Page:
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Phillips curve was invented in 1958 in United Kingdom by an economist and engineer named Albert William Phillips. Phillips stated the curve as an inverse relation between Wages and Unemployment. His discovery of the curve was based on the data in United Kingdom. This curve is also known as “trade-off curve”. ‘The Relationship between Unemployment and the Rate of change of Money wages in United Kingdom’ was the title of his published article. In this article he showed the negative correlation between rate of Unemployment and rate of Inflation. Later on he showed, the years with low Unemployment tend to have a high Inflation, and years with high Unemployment tend to have low Inflation.
Phillips concluded that the two Important macroeconomic variables such as, Inflation and Unemployment were linked in way that economists had not previously appreciated. Two years later, two economists namely, Paul Samuelson and Robert Solow who published an article in the American Economic Review called “Analysis of Anti-Inflation Policy”. This article was similar to Phillips, which showed negative correlation between Inflation and Unemployment, according to the collected data for the United States. They reasoned that this “Correlation arose because of low Unemployment with high aggregate demand, which in turns puts upward pressure on wages and prices throughout the economy”.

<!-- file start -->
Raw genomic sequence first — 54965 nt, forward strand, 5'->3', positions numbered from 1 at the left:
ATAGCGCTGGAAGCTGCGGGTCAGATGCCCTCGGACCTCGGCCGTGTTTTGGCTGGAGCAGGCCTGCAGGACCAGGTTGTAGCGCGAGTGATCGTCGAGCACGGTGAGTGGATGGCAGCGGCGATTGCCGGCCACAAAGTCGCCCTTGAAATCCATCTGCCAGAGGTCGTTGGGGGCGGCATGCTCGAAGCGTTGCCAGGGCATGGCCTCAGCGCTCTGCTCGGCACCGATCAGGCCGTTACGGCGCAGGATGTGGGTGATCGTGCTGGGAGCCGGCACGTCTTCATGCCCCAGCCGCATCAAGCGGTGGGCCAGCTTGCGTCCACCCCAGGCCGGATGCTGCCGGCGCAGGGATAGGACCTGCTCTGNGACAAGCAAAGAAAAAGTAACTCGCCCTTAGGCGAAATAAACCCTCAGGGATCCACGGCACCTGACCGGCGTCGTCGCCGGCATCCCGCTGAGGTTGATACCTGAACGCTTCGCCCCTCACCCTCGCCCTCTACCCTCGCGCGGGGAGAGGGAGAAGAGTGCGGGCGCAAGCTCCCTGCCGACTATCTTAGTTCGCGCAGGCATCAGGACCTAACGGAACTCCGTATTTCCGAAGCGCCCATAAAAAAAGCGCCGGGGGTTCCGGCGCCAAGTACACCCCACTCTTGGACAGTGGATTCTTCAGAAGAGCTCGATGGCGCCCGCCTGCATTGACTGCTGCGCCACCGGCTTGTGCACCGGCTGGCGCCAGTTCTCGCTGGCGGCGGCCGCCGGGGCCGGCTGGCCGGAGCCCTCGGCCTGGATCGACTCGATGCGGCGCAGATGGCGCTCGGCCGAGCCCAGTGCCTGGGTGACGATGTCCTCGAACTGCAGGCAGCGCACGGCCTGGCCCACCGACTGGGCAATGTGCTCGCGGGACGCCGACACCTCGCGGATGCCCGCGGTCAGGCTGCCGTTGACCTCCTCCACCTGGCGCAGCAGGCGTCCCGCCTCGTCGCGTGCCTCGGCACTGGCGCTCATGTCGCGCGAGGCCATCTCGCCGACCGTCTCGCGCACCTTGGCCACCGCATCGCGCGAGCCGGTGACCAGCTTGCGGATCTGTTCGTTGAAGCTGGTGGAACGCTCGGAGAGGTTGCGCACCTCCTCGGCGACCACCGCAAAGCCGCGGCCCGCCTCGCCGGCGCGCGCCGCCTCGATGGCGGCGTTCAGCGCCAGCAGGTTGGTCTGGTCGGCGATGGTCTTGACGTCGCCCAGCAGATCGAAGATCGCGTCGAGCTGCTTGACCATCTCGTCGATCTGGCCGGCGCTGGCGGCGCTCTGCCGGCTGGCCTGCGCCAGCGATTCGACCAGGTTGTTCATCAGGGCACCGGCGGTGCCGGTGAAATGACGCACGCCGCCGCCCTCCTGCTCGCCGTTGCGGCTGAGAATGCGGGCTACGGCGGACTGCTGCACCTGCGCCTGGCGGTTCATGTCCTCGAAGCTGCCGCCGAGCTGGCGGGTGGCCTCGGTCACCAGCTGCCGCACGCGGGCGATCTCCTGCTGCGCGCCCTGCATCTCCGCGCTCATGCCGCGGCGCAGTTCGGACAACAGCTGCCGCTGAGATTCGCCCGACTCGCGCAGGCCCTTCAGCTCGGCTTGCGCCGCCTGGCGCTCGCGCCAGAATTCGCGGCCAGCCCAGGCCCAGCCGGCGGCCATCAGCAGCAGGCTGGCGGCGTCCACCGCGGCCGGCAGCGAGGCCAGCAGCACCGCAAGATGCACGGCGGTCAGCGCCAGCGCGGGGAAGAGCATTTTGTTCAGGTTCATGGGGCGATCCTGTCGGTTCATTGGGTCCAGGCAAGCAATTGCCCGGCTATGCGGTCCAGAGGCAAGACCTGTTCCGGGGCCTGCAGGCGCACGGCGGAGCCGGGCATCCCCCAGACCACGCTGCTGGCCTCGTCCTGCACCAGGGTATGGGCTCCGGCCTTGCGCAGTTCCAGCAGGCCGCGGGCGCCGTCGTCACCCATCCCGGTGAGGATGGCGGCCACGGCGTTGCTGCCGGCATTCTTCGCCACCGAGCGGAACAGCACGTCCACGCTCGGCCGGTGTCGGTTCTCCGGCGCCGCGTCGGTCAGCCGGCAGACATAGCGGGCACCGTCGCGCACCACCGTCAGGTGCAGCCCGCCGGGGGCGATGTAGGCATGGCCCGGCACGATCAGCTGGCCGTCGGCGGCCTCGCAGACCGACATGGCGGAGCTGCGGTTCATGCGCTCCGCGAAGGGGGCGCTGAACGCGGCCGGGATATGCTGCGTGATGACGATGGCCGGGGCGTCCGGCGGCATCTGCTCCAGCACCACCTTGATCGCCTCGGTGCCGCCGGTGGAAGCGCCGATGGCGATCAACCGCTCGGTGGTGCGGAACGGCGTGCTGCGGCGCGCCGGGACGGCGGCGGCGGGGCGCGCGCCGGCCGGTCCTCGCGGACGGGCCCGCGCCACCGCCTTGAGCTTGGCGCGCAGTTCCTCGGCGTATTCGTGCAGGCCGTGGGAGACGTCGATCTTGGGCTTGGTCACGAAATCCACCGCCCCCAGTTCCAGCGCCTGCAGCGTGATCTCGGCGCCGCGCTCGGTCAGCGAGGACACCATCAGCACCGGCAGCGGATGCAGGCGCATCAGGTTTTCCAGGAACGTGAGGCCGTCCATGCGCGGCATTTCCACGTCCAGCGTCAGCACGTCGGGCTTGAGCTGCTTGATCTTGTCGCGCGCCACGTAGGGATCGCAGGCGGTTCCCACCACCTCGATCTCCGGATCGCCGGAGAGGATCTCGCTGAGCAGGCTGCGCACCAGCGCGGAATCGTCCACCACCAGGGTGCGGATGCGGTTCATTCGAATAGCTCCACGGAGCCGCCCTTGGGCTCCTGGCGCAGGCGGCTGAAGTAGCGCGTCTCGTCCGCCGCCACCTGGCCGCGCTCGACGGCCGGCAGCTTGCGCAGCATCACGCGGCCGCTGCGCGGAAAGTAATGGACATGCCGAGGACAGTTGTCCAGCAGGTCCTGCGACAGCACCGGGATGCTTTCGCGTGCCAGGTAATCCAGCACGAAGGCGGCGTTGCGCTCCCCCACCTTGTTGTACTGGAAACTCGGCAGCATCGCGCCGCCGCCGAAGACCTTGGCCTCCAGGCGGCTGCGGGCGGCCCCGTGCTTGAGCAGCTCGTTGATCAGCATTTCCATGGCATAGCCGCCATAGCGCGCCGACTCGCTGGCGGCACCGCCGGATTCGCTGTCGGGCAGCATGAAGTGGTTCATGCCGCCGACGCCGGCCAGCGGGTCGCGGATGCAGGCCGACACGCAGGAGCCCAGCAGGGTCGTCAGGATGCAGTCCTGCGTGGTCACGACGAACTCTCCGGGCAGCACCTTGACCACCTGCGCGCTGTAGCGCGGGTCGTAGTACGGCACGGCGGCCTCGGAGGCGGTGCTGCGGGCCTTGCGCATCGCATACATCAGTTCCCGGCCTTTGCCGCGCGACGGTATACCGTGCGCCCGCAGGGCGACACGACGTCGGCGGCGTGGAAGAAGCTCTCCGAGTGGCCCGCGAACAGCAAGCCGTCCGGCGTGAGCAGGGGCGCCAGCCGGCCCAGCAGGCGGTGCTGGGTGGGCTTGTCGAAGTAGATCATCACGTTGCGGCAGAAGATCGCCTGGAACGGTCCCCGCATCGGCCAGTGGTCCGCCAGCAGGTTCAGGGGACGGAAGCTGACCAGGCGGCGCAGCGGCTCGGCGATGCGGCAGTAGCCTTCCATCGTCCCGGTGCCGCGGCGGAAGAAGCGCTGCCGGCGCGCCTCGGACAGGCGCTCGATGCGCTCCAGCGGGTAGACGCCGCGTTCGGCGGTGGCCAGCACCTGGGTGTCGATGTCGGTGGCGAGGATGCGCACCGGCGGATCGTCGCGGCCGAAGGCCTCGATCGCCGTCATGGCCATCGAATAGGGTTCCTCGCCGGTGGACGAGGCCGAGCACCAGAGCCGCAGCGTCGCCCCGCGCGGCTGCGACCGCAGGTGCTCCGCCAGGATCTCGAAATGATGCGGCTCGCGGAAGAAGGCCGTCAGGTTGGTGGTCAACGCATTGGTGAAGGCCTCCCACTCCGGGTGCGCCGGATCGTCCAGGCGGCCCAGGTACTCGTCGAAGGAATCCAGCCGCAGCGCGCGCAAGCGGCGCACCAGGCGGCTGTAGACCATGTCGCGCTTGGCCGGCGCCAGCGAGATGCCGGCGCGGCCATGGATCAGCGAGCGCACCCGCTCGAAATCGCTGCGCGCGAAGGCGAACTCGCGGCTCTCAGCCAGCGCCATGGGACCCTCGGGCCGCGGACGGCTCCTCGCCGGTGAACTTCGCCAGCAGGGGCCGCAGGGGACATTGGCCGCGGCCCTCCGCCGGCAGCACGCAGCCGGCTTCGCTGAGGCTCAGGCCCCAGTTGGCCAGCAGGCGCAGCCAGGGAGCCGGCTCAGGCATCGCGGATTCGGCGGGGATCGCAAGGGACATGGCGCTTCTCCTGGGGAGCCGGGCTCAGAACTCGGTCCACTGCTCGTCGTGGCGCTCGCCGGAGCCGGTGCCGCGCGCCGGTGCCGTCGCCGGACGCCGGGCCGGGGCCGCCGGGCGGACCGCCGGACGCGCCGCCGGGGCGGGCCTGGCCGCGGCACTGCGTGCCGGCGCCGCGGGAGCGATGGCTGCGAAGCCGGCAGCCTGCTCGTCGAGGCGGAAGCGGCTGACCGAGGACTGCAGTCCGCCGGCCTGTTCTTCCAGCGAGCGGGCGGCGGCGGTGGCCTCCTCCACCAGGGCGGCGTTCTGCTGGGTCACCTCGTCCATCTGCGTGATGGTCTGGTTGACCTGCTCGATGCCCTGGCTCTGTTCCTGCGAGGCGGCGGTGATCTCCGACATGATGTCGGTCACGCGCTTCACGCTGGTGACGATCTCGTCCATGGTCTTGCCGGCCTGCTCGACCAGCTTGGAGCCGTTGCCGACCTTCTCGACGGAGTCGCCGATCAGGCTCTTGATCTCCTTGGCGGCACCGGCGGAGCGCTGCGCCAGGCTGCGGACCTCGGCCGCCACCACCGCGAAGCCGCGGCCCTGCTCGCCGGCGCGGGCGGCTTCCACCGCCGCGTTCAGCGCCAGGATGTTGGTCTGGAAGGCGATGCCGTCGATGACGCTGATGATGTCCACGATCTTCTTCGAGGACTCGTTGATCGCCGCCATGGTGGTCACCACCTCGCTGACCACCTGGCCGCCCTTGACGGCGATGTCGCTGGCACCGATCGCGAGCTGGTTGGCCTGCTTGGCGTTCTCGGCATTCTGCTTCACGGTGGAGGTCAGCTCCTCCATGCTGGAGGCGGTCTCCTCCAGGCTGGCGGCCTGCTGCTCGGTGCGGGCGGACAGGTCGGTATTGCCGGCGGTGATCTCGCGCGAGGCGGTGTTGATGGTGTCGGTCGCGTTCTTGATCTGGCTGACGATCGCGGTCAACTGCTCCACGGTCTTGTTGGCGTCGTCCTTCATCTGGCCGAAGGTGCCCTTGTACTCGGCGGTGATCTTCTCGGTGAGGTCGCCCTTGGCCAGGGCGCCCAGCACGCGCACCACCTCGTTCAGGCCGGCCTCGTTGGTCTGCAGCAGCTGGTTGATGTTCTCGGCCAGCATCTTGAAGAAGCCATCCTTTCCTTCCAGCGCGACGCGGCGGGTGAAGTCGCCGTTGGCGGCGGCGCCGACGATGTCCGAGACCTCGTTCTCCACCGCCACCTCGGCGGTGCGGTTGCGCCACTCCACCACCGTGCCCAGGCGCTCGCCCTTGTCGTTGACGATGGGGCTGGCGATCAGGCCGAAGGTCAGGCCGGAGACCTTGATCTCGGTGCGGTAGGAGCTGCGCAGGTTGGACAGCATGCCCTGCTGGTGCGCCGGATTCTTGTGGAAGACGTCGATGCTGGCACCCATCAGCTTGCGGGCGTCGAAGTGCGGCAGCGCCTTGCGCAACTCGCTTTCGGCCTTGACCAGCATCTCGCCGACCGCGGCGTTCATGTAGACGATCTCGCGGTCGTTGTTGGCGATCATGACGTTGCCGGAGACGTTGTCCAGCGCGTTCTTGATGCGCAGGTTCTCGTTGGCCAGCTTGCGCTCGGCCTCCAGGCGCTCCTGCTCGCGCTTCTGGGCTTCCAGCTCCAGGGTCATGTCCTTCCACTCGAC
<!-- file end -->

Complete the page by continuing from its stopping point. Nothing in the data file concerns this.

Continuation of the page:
An illustrative graphical description on Phillips Curve:
The Phillips Curve illustrates a negative association between the Inflation Rate and the Unemployment Rate. At point A, Inflation is low and Unemployment is high. Where as at point B, Inflation is high and Unemployment is low.
Many Economists were interested in Phillips Curve, because they believed that it held important lessons for Policymakers. In particular, the Phillips Curve offers Policymakers a menu of possible economic outcomes. By altering the monetary and fiscal policy to influence the aggregate demand, policymakers could make a choice on any point on this curve. As, Point A, offers high Unemployment and low Inflation. Point B, offers low Unemployment and high Inflation. Policymakers might prefer both low Inflation and low Unemployment, but according to historical data summarized by the Phillips Curve indicate that this combination is impossible.
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